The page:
Join or Sign In

Sign in to customize your TV listings

Continue with Facebook Continue with email

By joining TV Guide, you agree to our Terms of Use and acknowledge the data practices in our Privacy Policy.

Jury Duty: The Comedy Reviews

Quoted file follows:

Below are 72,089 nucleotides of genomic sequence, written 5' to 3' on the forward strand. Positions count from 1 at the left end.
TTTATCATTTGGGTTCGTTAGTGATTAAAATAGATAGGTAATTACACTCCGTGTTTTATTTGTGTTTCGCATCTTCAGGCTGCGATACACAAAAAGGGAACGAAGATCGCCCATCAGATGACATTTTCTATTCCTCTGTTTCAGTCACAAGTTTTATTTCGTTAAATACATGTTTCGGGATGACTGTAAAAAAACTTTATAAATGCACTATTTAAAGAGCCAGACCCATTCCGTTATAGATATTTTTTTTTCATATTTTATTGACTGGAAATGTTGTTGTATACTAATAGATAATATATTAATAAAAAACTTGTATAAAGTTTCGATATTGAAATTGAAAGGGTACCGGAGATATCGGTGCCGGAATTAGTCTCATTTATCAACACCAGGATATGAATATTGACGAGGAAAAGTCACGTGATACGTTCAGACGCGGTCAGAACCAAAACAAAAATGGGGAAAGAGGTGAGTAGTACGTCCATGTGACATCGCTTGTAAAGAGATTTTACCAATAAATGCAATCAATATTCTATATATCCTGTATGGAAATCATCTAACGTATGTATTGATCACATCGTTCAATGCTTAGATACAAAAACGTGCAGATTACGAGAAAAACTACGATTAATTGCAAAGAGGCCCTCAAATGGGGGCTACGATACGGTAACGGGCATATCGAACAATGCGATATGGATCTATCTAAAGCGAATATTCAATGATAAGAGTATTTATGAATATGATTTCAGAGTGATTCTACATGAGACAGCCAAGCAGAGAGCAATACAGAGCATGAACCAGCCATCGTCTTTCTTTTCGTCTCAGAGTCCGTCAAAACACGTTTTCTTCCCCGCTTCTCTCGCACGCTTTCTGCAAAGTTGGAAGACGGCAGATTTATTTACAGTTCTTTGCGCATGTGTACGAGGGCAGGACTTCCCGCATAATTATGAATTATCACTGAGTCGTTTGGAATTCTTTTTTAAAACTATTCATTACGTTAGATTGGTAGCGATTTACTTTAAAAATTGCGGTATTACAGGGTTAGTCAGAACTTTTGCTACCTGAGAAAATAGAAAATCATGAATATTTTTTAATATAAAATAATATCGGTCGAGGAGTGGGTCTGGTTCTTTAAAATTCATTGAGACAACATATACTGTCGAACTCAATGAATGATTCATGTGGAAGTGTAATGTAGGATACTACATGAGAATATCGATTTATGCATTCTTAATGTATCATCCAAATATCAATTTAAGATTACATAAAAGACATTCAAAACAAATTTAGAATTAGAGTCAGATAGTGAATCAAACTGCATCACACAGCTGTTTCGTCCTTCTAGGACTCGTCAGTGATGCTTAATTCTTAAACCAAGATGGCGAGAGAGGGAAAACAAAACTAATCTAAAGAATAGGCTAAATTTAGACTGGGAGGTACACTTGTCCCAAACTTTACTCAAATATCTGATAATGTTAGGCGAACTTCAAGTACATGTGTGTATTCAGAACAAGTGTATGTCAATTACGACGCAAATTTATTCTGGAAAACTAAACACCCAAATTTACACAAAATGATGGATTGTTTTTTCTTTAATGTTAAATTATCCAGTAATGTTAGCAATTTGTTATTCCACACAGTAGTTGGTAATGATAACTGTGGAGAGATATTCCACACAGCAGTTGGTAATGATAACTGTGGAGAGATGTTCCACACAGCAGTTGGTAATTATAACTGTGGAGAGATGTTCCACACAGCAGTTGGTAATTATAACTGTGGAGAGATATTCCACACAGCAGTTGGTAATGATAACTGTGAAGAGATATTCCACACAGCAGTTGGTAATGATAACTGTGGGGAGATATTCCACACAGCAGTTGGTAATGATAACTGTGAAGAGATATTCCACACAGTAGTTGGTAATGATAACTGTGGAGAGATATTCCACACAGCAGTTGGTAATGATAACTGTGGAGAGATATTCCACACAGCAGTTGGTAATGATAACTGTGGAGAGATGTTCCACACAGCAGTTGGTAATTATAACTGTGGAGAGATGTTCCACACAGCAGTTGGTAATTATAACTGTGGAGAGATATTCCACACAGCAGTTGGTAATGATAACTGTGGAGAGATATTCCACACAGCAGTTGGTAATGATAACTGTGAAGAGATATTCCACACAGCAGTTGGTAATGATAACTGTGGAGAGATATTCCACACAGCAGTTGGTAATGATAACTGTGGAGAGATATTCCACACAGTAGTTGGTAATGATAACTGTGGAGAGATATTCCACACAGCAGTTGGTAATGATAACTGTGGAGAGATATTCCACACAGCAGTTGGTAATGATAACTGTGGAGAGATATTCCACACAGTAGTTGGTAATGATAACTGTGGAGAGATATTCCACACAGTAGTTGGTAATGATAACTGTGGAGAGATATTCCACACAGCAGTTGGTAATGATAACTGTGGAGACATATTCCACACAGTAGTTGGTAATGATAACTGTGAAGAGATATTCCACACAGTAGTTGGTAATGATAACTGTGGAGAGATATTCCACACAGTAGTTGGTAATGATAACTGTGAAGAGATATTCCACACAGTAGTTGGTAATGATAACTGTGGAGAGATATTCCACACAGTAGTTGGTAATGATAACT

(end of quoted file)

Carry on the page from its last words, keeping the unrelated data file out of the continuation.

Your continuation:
THE GREAT AMERICAN SEX SCANDAL is neither great, nor American, nor sexy, and the only thing scandalous about it is Bronson Pinchot's performance. Repackaged for home video from a Canadian television farce entitled "Jury Duty," the film plays like 12 ANGRY MEN filtered through the comic sensibility of "Love American Style." Bronson Pinchot stars as Sanford Lagelfust, a corporate accountant on trial for embezzlement. When the bombshell prosecution witness turns out to be the beauteous Hope (Tracy Scoggins), whose testimony is a litany of the gifts and travel opportunities Sanford has provided for her, the media seize on the unlikely lovers as tabloid fodder. The jury is a cavalcade of familiar types: Alan Thicke is an industrial developer who wants to raze languishing city blocks for a new office tower; Lynn Redgrave is an environmental crusader leading the fight to preserve a historic building; Heather Locklear is a borderline working girl; Stephen Baldwin is a male dancer who falls for her. Space is also found for Barbara Bosson (of TV's "Hill Street Blues") as a compulsive astrologer; Madchen Amick as an oblivious beauty; a juror trying to conceive a child (his wife sneaks into the sequestered jury's hotel whenever she's ovulating); and a widowed foreman who teaches the others the meaning of true love. Sanford's goose is just about cooked when the Locklear character recognizes Hope as a former call girl, bringing down the house of cards which had all but framed him. Sanford is acquitted to great media cheer. Thicke and Redgrave are bonded by their latent idealism; the ovulating juror's wife conceives; the foreman finds true romance; and so on, like dominoes in a line. Even the structure of this travesty is disingenuous: each day's testimony is punctuated with the jury's deliberation, even though--as every Court-TV addict knows--juries are routinely admonished never to discuss the case among themselves while testimony is still in progress. Bronson Pinchot, for whom this serves as something of a showcase, goes for Peter Sellers's record, playing the defendant, a desk clerk, a hotel concierge, and a Geraldo-manque known as "Jorge." Each of these caricatures is broader than the previous one, employing sillier and sillier hairpieces, until we get to the Geraldo schtick, which is simply embarrassing. Ill-conceived and ill-rendered, this humiliating exercise in titillation would best be stricken from the records of all concerned. (Adult situations.)